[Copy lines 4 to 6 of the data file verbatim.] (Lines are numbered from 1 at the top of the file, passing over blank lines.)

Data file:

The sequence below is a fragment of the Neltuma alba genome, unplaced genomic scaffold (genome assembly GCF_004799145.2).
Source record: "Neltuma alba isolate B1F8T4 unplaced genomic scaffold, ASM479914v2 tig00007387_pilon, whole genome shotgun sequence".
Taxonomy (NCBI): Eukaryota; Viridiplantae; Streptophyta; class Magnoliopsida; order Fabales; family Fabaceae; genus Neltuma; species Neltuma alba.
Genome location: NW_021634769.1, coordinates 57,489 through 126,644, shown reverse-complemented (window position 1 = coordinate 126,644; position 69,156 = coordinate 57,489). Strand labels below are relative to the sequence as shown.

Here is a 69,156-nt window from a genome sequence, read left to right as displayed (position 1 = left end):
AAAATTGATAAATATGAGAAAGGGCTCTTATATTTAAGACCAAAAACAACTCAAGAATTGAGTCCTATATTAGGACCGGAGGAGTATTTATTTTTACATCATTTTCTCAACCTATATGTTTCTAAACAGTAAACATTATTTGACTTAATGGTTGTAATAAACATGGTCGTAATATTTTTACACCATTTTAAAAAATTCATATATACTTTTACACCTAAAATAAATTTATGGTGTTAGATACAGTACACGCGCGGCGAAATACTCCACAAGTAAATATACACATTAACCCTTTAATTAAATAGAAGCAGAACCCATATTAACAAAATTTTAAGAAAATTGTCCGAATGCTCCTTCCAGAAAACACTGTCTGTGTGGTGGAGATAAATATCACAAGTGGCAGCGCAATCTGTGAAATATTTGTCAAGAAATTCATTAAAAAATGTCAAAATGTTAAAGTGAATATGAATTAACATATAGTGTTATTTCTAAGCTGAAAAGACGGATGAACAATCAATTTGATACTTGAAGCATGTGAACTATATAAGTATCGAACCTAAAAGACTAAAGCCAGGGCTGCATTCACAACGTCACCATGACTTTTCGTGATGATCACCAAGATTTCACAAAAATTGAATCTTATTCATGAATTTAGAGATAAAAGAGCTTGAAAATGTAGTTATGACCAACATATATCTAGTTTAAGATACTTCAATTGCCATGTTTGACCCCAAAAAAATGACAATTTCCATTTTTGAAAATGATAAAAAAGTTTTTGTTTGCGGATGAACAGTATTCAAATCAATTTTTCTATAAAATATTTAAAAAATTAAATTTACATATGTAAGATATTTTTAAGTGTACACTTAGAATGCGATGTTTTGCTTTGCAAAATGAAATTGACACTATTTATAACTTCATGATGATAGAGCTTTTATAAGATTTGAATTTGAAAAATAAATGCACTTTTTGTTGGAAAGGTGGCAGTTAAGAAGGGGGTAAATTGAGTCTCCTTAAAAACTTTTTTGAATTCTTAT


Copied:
Genome location: NW_021634769.1, coordinates 57,489 through 126,644, shown reverse-complemented (window position 1 = coordinate 126,644; position 69,156 = coordinate 57,489). Strand labels below are relative to the sequence as shown.

Here is a 69,156-nt window from a genome sequence, read left to right as displayed (position 1 = left end):
AAAATTGATAAATATGAGAAAGGGCTCTTATATTTAAGACCAAAAACAACTCAAGAATTGAGTCCTATATTAGGACCGGAGGAGTATTTATTTTTACATCATTTTCTCAACCTATATGTTTCTAAACAGTAAACATTATTTGACTTAATGGTTGTAATAAACATGGTCGTAATATTTTTACACCATTTTAAAAAATTCATATATACTTTTACACCTAAAATAAATTTATGGTGTTAGATACAGTACACGCGCGGCGAAATACTCCACAAGTAAATATACACATTAACCCTTTAATTAAATAGAAGCAGAACCCATATTAACAAAATTTTAAGAAAATTGTCCGAATGCTCCTTCCAGAAAACACTGTCTGTGTGGTGGAGATAAATATCACAAGTGGCAGCGCAATCTGTGAAATATTTGTCAAGAAATTCATTAAAAAATGTCAAAATGTTAAAGTGAATATGAATTAACATATAGTGTTATTTCTAAGCTGAAAAGACGGATGAACAATCAATTTGATACTTGAAGCATGTGAACTATATAAGTATCGAACCTAAAAGACTAAAGCCAGGGCTGCATTCACAACGTCACCATGACTTTTCGTGATGATCACCAAGATTTCACAAAAATTGAATCTTATTCATGAATTTAGAGATAAAAGAGCTTGAAAATGTAGTTATGACCAACATATATCTAGTTTAAGATACTTCAATTGCCATGTTTGACCCCAAAAAAATGACAATTTCCATTTTTGAAAATGATAAAAAAGTTTTTGTTTGCGGATGAACAGTATTCAAATCAATTTTTCTATAAAATATTTAAAAAATTAAATTTACATATGTAAGATATTTTTAAGTGTACACTTAGAATGCGATGTTTTGCTTTGCAAAATGAAATTGACACTATTTATAACTTCATGATGATAGAGCTTTTATAAGATTTGAATTTGAAAAATAAATGCACTTTTTGTTGGAAAGGTGGCAGTTAAGAAGGGGGTAAATTGAGTCTCCTTAAAAACTTTTTTGAATTCTTAT